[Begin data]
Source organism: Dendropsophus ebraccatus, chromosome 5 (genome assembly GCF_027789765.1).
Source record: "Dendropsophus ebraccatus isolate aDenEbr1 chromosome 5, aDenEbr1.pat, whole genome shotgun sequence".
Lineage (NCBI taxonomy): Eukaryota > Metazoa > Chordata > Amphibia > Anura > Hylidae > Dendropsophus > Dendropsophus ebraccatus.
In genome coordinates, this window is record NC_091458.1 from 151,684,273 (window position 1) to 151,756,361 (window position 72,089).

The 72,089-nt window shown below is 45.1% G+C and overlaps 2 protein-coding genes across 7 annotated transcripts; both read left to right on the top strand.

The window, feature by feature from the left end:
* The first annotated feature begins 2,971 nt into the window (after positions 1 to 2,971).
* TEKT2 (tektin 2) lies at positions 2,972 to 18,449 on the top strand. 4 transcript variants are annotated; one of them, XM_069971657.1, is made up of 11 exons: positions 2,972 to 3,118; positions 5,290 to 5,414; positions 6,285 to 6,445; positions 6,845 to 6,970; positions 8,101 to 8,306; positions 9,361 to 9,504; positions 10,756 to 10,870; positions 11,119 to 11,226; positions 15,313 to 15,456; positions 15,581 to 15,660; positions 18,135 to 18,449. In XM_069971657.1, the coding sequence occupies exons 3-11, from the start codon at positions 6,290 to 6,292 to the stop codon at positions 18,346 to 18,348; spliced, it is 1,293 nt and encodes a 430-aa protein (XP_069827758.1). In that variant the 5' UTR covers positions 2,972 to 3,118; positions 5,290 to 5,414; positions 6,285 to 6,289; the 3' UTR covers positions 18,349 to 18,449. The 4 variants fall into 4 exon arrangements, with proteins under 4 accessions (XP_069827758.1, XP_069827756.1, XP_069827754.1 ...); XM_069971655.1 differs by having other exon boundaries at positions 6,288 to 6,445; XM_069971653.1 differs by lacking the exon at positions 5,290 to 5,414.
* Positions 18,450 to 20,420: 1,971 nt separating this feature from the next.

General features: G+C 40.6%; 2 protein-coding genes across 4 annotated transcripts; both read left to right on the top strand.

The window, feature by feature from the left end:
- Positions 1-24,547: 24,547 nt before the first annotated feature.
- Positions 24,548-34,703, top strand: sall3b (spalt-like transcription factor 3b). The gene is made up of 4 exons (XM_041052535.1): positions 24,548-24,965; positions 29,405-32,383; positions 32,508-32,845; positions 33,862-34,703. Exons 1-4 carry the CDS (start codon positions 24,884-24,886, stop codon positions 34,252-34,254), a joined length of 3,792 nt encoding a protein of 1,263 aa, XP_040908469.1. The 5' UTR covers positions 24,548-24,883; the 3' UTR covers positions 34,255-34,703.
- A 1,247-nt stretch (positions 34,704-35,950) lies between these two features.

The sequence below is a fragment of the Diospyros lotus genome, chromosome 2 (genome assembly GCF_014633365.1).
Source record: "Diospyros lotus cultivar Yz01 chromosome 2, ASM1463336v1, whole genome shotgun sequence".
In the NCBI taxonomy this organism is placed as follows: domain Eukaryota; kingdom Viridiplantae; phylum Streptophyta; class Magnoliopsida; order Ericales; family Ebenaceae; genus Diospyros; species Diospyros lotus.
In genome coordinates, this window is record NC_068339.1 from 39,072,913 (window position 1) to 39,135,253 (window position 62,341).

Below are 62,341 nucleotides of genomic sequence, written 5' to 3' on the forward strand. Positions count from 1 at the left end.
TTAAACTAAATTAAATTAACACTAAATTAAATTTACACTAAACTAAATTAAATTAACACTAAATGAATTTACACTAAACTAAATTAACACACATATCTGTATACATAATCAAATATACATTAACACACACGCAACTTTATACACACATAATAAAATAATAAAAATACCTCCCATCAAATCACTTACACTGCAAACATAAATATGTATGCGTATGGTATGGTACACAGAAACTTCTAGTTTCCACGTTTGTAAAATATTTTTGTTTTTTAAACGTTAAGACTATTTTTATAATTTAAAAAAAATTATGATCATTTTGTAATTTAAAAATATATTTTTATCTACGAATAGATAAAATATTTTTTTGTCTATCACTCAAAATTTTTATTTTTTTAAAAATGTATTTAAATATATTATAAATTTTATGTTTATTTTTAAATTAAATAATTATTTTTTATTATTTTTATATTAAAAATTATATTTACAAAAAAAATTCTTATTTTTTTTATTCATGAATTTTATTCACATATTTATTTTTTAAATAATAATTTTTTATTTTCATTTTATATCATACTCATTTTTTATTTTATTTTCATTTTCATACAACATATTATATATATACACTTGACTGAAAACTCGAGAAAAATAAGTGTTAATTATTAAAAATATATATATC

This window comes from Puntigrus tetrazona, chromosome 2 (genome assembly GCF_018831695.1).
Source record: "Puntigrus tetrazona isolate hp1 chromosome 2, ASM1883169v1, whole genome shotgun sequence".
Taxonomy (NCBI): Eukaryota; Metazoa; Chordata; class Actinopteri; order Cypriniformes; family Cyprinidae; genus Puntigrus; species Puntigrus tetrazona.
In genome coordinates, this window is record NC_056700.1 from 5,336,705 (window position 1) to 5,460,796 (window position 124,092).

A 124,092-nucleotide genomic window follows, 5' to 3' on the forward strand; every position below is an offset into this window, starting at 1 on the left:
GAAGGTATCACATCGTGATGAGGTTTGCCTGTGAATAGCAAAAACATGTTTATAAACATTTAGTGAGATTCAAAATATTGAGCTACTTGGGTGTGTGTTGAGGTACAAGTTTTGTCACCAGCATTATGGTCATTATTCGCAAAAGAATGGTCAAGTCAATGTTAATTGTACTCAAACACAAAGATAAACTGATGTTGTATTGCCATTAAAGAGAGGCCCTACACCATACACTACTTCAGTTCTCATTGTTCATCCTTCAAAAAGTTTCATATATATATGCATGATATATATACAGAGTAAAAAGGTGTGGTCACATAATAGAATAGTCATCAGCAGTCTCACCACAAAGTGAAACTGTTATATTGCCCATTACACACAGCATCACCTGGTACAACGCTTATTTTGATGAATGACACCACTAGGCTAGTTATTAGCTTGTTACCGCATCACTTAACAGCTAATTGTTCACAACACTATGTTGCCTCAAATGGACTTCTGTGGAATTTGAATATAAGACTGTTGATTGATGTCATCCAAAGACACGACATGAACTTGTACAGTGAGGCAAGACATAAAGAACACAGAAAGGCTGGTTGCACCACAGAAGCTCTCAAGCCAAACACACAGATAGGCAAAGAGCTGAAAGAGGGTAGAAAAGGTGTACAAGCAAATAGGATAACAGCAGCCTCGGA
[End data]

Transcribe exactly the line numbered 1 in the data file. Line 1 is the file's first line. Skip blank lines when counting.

Source organism: Dendropsophus ebraccatus, chromosome 5 (genome assembly GCF_027789765.1).